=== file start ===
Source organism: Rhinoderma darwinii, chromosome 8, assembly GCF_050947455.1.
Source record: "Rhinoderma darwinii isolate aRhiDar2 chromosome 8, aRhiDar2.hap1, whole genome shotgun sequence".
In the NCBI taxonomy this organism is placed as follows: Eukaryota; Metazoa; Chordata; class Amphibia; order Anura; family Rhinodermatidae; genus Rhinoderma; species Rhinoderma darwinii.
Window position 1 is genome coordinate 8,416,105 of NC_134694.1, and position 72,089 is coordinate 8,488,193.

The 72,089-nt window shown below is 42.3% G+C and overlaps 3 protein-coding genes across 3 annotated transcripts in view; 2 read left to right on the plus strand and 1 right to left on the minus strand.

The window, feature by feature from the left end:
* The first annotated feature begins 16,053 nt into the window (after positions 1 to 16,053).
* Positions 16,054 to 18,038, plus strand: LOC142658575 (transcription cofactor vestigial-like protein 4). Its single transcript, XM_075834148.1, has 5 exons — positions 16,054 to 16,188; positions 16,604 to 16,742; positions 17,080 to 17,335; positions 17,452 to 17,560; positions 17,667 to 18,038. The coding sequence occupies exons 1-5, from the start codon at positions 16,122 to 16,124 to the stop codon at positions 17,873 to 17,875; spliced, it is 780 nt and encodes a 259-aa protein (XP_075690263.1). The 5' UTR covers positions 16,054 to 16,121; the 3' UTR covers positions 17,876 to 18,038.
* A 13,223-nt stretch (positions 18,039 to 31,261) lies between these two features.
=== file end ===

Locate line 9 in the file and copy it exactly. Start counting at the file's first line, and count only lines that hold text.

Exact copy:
* A 13,223-nt stretch (positions 18,039 to 31,261) lies between these two features.